Take any of the generalizations about the Fibonacci Numbers that we have considered, and investigate what happens if the sequence is formed by two different starting numbers but continues in the same way by adding successive pairs of terms. For example, you might form a new pseudo-Fibonacci sequence in this way:
2, 5, 7, 12, 19, 31, 50, 81, 131,.....

a) Does the generalization still hold? Why or why not?
b) Can you generalize for all Fibonacci-type sequences?
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I have 3 generalizations:
1) f_n = 2f_(n-1) - f_(n-3)
2) f_(n+4) + f_(n+1) = 2f_(n+3)
3) summation from of f_i where i from 1 to n = f_(n+2) - 1

Note that: "f_n" means f sub n

I tried them out. The 1st and 2nd generalization still holds, but the 3rd one doesn't hold. So, my answer for question a) is "yes" for 1) and 2) but "no" for my 3 rd generalization. My instructor said that I am wrong. And she said that if I look, for example, at # 3 more carefully there is a generalization but I have to "tweak" it a bit but that is because the numbers I start with are different. I don't see what she meant by tweaking it. Anyway, can you help me with this problem in details please?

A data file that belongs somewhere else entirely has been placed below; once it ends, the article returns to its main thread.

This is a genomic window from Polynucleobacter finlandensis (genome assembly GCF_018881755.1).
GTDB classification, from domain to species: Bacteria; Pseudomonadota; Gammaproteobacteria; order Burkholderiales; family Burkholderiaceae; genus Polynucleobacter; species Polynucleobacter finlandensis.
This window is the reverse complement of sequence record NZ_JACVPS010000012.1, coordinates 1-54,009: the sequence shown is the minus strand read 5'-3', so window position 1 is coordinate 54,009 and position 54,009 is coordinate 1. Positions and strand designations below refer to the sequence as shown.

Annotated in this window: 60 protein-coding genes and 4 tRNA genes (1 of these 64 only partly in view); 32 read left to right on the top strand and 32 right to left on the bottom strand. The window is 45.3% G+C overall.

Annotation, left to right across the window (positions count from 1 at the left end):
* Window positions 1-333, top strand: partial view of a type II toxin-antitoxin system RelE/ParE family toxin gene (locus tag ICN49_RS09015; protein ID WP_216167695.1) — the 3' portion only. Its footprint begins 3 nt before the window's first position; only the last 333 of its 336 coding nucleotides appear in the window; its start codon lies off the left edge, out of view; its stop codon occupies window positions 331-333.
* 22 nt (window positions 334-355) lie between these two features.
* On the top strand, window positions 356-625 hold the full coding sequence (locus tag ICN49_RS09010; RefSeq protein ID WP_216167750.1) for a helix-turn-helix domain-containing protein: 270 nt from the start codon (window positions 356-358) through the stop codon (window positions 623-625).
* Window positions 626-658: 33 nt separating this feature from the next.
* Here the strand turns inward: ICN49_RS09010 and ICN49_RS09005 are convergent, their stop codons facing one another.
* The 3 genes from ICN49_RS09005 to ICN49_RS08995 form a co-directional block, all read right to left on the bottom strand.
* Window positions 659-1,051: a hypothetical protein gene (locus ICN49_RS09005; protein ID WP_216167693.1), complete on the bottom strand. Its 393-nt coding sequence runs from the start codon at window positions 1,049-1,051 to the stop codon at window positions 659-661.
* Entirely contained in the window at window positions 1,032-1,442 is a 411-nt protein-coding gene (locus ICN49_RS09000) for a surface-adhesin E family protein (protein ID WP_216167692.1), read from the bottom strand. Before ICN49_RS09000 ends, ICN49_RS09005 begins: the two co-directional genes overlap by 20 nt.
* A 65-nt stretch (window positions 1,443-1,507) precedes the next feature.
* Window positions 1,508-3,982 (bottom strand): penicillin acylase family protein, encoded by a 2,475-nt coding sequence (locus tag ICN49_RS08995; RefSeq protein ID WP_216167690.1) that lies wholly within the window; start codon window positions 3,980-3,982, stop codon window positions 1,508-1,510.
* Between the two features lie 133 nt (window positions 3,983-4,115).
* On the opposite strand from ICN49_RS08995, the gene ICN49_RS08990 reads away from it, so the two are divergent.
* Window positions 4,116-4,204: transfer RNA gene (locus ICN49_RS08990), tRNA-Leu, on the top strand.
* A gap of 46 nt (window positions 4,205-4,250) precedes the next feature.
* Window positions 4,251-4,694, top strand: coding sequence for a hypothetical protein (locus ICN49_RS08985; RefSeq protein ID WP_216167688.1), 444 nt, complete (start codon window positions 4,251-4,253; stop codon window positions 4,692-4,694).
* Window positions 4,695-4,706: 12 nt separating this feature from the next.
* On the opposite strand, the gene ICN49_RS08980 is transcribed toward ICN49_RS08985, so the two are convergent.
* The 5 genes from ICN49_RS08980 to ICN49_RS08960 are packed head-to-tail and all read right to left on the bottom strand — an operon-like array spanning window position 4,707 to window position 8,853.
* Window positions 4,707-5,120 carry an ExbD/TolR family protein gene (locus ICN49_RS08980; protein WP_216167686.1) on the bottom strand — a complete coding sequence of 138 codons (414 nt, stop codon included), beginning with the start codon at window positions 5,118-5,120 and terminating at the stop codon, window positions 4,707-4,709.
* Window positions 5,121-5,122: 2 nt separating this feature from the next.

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The solution is attached below in two files. the files are identical in content, only differ in format. The first is in MS Word XP Format, while the other is in Adobe pdf format. Therefore you can choose the format that is ...

... The proof is complete. Step-by-step computations and explanations are shown for both problems. The expert provides proofs of the Fibonacci Sequence. ...

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... C1 = , C2 = ( 8) 25 25 Thus, the explicit form of Fibonacci sequence will be ... 1 ( 12) ϕ 5 Now, the expression required by the problem will be ...

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(See attached file for full problem description ... respectively b) prove that f12+f22+..fn2 = fnfn+1 whenever n is a positive integer fn is the Fibonacci sequence. ...